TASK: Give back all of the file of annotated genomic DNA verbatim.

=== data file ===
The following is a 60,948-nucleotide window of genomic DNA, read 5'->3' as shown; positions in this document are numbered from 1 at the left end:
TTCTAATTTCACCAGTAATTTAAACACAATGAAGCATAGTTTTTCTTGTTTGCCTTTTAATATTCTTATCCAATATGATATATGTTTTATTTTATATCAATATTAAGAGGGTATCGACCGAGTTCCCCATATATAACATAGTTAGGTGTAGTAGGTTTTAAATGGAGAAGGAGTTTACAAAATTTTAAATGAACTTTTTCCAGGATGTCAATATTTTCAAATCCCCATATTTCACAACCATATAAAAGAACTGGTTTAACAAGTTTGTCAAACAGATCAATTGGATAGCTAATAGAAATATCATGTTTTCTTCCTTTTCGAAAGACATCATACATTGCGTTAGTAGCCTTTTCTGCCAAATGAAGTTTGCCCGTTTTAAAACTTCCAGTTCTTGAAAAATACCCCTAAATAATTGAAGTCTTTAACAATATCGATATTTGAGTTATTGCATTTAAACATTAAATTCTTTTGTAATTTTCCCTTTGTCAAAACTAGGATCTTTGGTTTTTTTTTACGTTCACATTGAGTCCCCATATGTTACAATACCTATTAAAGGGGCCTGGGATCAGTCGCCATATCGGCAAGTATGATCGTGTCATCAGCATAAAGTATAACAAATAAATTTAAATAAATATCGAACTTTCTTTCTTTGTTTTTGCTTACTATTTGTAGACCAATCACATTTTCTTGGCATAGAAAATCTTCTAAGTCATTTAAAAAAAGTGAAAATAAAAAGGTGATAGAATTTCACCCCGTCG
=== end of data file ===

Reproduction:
The following is a 60,948-nucleotide window of genomic DNA, read 5'->3' as shown; positions in this document are numbered from 1 at the left end:
TTCTAATTTCACCAGTAATTTAAACACAATGAAGCATAGTTTTTCTTGTTTGCCTTTTAATATTCTTATCCAATATGATATATGTTTTATTTTATATCAATATTAAGAGGGTATCGACCGAGTTCCCCATATATAACATAGTTAGGTGTAGTAGGTTTTAAATGGAGAAGGAGTTTACAAAATTTTAAATGAACTTTTTCCAGGATGTCAATATTTTCAAATCCCCATATTTCACAACCATATAAAAGAACTGGTTTAACAAGTTTGTCAAACAGATCAATTGGATAGCTAATAGAAATATCATGTTTTCTTCCTTTTCGAAAGACATCATACATTGCGTTAGTAGCCTTTTCTGCCAAATGAAGTTTGCCCGTTTTAAAACTTCCAGTTCTTGAAAAATACCCCTAAATAATTGAAGTCTTTAACAATATCGATATTTGAGTTATTGCATTTAAACATTAAATTCTTTTGTAATTTTCCCTTTGTCAAAACTAGGATCTTTGGTTTTTTTTTACGTTCACATTGAGTCCCCATATGTTACAATACCTATTAAAGGGGCCTGGGATCAGTCGCCATATCGGCAAGTATGATCGTGTCATCAGCATAAAGTATAACAAATAAATTTAAATAAATATCGAACTTTCTTTCTTTGTTTTTGCTTACTATTTGTAGACCAATCACATTTTCTTGGCATAGAAAATCTTCTAAGTCATTTAAAAAAAGTGAAAATAAAAAGGTGATAGAATTTCACCCCGTCG